China's economy has expanded at its slowest pace in 13 years. But statisticians have also found an uptick in the final quarter of 2012, indicating that the country may be a prime driver for global economic recovery.
China's economy grew 7.8 percent last year, the National Bureau of Statistics reported on Friday. The world's second-biggest economy thus logged its slowest pace of expansion in 13 years.
Although being head and shoulder above the minimal rises seen in much of Europe and the US, China's 2012 rate was not particularly high for a developing nation of its size and potential. Economists claim only growth rates of over 6 to 7 percent can create jobs in China and tackle its development problems successfully.
Curbing economic growth in 2012 had been a marked rise in inflation that restricted the central bank from pumping more resources into the economy to boost output. Another factor had been sluggish demand from crisis-stricken Europe and particularly the 17-member single-currency eurozone and uneven US economic recovery.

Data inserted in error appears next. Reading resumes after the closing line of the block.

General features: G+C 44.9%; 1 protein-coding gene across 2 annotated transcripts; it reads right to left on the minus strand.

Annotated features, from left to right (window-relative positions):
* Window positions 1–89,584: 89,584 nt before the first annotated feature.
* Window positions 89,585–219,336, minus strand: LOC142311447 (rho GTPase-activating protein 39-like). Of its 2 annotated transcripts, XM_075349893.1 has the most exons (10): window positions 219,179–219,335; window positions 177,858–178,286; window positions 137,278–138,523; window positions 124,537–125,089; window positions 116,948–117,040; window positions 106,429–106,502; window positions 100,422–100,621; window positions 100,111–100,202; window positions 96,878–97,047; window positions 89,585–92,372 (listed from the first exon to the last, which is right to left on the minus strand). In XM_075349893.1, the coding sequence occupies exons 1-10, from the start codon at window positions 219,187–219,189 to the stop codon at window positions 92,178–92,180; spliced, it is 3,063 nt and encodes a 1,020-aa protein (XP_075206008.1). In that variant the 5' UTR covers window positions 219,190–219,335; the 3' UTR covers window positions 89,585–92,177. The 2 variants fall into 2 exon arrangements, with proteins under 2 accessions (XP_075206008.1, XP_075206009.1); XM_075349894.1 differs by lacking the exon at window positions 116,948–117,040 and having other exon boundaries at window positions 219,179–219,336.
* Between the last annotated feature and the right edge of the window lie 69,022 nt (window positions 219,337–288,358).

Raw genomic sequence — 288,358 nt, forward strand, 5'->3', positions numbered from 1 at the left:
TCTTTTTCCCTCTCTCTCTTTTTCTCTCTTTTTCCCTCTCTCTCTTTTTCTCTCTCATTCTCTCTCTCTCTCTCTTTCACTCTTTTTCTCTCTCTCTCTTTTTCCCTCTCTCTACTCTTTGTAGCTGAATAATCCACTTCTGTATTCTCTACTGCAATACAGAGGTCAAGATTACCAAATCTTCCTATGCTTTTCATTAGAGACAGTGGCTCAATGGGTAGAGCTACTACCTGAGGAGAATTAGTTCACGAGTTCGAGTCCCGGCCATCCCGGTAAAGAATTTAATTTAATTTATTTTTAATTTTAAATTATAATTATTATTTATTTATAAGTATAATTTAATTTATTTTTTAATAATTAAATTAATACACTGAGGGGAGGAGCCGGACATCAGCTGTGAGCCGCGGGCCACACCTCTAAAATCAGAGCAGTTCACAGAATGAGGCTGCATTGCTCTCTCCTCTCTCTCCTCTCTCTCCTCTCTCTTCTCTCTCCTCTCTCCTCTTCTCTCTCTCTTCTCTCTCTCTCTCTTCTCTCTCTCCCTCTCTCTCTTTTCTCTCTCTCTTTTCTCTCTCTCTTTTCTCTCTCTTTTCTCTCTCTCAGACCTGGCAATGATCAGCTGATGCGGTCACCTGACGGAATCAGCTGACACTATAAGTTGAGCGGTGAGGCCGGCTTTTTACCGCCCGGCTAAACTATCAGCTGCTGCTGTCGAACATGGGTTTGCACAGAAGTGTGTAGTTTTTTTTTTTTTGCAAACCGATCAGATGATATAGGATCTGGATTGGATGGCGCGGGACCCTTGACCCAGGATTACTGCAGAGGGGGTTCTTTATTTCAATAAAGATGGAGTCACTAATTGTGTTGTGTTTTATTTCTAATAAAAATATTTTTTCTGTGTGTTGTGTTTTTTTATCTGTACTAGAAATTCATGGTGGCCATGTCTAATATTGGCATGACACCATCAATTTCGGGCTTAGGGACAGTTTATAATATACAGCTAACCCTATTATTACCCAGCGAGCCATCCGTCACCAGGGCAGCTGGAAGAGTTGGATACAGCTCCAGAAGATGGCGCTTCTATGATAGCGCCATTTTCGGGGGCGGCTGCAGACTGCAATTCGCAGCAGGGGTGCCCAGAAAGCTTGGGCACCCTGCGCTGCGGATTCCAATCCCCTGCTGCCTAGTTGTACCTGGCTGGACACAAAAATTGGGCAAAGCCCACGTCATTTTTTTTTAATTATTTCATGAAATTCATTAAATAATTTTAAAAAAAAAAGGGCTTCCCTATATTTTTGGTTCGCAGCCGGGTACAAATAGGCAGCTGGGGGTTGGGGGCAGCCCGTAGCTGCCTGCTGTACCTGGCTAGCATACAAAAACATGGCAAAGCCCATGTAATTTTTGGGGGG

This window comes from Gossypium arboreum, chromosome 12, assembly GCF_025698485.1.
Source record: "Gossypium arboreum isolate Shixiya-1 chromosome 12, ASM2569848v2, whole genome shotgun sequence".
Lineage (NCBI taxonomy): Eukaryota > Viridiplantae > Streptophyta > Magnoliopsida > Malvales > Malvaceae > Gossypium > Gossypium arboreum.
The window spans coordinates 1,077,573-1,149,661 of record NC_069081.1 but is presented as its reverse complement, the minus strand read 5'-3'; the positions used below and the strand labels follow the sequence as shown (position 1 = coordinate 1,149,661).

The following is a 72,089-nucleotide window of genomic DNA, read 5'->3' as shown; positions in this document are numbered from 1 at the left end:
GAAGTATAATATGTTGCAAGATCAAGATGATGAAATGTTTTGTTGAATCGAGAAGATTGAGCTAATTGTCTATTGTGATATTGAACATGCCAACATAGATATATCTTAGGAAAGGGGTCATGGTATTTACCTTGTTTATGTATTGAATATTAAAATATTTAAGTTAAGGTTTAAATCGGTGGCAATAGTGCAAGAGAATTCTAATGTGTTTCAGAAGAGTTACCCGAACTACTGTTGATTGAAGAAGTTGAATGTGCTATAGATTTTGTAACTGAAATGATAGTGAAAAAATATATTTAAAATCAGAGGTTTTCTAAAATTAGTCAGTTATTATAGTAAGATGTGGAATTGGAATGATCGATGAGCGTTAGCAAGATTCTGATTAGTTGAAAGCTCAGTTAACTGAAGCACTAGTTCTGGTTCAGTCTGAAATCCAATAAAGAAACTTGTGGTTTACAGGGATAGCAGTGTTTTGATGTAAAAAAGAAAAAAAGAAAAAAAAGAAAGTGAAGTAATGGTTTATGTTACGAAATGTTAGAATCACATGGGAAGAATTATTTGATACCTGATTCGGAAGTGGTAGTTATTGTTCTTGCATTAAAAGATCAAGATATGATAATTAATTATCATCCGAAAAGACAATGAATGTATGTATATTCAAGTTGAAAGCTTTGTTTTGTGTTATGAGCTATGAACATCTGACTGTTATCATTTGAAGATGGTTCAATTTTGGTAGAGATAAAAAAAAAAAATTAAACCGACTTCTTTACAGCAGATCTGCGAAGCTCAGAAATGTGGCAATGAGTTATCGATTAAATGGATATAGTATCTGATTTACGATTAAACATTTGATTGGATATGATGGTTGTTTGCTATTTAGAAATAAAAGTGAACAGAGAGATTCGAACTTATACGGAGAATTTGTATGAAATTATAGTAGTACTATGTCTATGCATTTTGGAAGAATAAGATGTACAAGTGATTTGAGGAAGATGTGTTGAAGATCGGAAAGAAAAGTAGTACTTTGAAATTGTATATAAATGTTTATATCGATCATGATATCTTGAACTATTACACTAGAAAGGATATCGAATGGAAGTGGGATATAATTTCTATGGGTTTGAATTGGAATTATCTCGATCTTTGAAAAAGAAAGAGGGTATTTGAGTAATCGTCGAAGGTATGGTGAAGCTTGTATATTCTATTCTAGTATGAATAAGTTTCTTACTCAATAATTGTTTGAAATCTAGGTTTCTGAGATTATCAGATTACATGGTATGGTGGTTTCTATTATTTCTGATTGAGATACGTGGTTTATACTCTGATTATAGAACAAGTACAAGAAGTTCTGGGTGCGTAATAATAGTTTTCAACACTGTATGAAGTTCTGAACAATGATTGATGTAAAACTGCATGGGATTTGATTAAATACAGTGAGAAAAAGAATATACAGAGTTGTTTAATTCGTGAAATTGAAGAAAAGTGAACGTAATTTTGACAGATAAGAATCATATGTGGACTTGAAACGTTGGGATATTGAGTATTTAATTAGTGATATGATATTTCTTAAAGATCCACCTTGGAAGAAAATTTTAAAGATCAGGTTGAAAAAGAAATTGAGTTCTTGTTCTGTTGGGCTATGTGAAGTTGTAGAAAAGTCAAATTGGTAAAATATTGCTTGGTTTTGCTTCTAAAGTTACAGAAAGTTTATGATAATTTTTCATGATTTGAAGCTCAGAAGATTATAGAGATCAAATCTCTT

Moderate improvement in sight
The statistics office provided some good news, too, reporting a growth uptick for the final quarter of last year when the economy expanded by 7.9 percent, following a string of government stimulus measures.
"But the international economic environment remains complicated this year and there are still unbalanced conflicts in the Chinese economy," NBS chief Ma Jiantang told reporters.
Nonetheless, optimism has been growing among analysts that China will pick up steam in the current year, although they warn that the improvement will most likely not be dramatic in the months ahead.